Criminals selling Social Security numbers, the world’s largest social network, and transgender people seeking a safe place to talk are all part of the diverse world known as the dark Web—sites that can be accessed only using special software, usually intended to protect the identity and location of the websites and people using them.
The dark Web pierces the public consciousness only through incidents like the 2013 capture of Ross Ulbricht, who operated the Silk Road marketplace that hosted sales of illegal drugs and other contraband. But security companies and researchers are starting to deploy software that crawls the dark Web, similar to the way a conventional search engine indexes regular Web pages. As well as ferreting out or even preventing crime, these tools are showing that the dark Web has a significant light side.
Eric Michaud, founder and CEO of Darksum, has hundreds of computers indexing the contents of dark Web sites operated through the Tor anonymity network, which is believed to be home to its biggest and most active piece. He recently teamed up with U.K. security company Intelliagg to perform a kind of census.
The companies found that there are about 30,000 dark Web addresses online at any moment, although that includes many not serving up Web pages, such as chat servers, or configured to prevent casual browsing. Darksum and Intelliagg were able to use machine-learning software trained to classify a site's content on more than 13,000 sites. Just over half were tagged as hosting illegal activity of some kind. “That really surprised us,” says Michaud. “We thought it would be way worse.”
In addition to sites where people trade leaked data (about 28 percent of all sites logged), illegal pornography, or physical contraband, Michaud says, it was common to find forums used by communities looking for an ultraprivate space to socialize.
“These are people who want to meet others with like interests but not have those interests attached to their identity because it could be very bad for them,” says Michaud. “For example, there are trans forums where people go to talk about how they go about their daily lives.” Sites dedicated to the furry subculture also appear to be common, he says.
Some well-known companies have set up in the dark Web in recent years. Facebook launched a Tor hidden-services version of its site in 2014, saying that it would help people whose Internet activity is monitored or censored (see “Dark Web Version of Facebook Shows a New Way to Secure the Web”). Investigative news nonprofit ProPublica launched a hidden version of its own site in January, citing similar reasons.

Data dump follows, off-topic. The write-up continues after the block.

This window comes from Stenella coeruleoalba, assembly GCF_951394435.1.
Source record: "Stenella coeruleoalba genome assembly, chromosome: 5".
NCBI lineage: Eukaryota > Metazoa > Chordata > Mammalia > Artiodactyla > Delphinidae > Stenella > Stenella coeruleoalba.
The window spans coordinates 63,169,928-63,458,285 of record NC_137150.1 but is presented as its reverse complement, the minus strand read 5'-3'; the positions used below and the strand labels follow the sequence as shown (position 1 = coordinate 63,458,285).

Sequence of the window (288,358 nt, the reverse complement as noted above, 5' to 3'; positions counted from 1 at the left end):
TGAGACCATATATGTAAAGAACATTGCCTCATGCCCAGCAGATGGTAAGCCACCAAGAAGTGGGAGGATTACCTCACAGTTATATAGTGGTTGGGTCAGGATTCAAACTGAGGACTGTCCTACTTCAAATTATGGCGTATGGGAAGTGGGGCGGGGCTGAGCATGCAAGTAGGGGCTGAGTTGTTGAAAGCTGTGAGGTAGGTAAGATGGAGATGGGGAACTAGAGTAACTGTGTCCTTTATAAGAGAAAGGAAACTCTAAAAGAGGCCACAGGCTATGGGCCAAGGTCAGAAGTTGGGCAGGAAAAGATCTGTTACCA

The Darksum and Intelliagg findings tally with a recent study by two researchers at King’s College London published last month. Their software sorted 2,700 Tor hidden sites into categories for content, estimating that 57 percent hosted illegal material.
However, knowing how many hidden-services sites there are is impossible, says Staffan Truvé, chief technology officer at Recorded Future, a security company that tracks online information from sources including the dark Web to warn companies of impending trouble.
A search engine like Google can slurp up most of the Web by following the links between pages. “That doesn’t work on the dark Web because it’s not as interconnected,” says Truvé. Recorded Future and others discover pages by following dark Web links posted on conventional sites and consulting manually maintained directories, which are not exhaustive or up to date.
Still, Darksum and Recorded Future say their indexes are complete enough to help companies or law enforcement search the dark Web or get notified when specific content appears.
Michaud says his company recently helped one country’s national police force discover that officers’ data had been leaked. One company was able to neutralize a plan to cause a disturbance at an executive’s home by picking up mention of it on the dark Web, he says. Truvé says his company has been able to track the spread of certain kinds of malware from specialized forums in the dark Web to less sophisticated criminals who get their tools on the open Web.